Robert S. McNamara, one of the principal architects of the US war in Vietnam, died Monday morning at the age of 93. McNamara was second only to President Lyndon B. Johnson in overseeing the first half of the war, which saw the escalation of the US military presence from a few thousand advisers to an army of nearly 600,000 troops.
Secretary of defense from January 1961 to February 1968, McNamara headed the Pentagon longer than any predecessor. Only Donald Rumsfeld exceeded his tenure, combining his terms as Pentagon chief under Gerald Ford (1975-77) and a quarter-century later under George W. Bush (2001-2006). Like Rumsfeld, McNamara is indelibly associated in history with a military debacle, one which to this day still haunts the American ruling class.
For those who came of age during the Vietnam War (1961-1975), McNamara’s name is synonymous with hideous crimes against humanity—saturation bombing by B-52s, the use of chemical weapons like napalm and Agent Orange, the death of one million Vietnamese, and the bloody sacrifice of 16,000 American soldiers in a war of aggression. By the war’s end, in 1975, some three million Vietnamese and 58,000 Americans, most of them conscripts, had been killed.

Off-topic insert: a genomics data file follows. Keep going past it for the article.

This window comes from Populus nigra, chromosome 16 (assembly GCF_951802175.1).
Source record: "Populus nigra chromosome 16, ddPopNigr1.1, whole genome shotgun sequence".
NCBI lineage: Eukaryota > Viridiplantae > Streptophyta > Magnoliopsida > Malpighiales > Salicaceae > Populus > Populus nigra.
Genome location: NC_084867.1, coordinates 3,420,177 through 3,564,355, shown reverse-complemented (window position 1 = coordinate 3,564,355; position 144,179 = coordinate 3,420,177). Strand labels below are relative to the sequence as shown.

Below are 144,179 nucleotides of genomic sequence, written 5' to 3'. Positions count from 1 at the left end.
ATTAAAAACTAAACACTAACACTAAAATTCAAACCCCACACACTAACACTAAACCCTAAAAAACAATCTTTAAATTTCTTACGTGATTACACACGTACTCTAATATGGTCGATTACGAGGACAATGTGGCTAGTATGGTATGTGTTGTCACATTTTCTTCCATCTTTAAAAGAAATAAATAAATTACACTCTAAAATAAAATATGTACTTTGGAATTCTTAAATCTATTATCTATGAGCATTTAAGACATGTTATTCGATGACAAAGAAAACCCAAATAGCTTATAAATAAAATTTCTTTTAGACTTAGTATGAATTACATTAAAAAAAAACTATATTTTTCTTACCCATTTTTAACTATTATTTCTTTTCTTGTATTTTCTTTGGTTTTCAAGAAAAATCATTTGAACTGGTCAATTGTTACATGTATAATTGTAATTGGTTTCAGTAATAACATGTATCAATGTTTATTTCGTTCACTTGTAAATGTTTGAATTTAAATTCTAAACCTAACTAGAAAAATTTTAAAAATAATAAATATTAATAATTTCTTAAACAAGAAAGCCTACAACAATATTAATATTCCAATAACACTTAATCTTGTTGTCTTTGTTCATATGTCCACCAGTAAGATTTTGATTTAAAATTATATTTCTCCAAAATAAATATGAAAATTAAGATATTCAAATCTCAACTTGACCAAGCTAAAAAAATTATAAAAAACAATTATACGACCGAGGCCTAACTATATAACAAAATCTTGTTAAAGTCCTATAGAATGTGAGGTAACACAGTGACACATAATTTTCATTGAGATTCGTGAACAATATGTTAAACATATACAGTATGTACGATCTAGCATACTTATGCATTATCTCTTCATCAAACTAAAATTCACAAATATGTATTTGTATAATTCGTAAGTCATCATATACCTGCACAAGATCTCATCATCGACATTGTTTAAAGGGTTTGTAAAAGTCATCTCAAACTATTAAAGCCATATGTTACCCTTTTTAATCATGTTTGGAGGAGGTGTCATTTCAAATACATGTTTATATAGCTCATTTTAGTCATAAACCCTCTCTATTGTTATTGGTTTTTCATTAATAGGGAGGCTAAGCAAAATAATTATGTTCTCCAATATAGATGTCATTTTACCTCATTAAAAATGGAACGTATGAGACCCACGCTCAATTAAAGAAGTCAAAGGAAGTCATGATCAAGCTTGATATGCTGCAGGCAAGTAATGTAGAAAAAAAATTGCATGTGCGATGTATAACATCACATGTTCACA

McNamara is also associated with disinformation and lies that perhaps pale in comparison to today’s media blitzes, but ultimately discredited the US government in the eyes of the world and the American people. McNamara and his aides perpetrated the fraud of the Gulf of Tonkin incident (the August 1964 “attack” by Vietnamese PT boats on US naval warships, later revealed as a fabrication), professed to see “light at the end of the tunnel” with each new increase in the US military presence and each new expansion of bombing, labeled the Vietnamese national liberation fighters “terrorists,” and portrayed the South Vietnamese stooge regime of generals and war profiteers as an imperiled “democracy.”
The lengthy obituaries published in the major US dailies on Tuesday gave only slight hints of the popular hatred that attached to McNamara by the time he left office. He had concluded by the spring of 1967 that the war was a failure, and attempted unsuccessfully to convince President Johnson to change course. In this he was acting, not as an opponent of military aggression, but in order to salvage something from the massive investment of American military and economic resources in Southeast Asia.
Overall, the press obituaries treat McNamara himself as a casualty of the war, whose consequences he could never escape, and which left its scars on both his public and private life. This is, however, only an aspect of the truth, and not a truly important one. That a war criminal suffers conscience pangs is perhaps of some interest psychologically, but it does not alter the impact of his crimes on the millions who were killed or maimed and the tens of millions who were affected by that killing and maiming.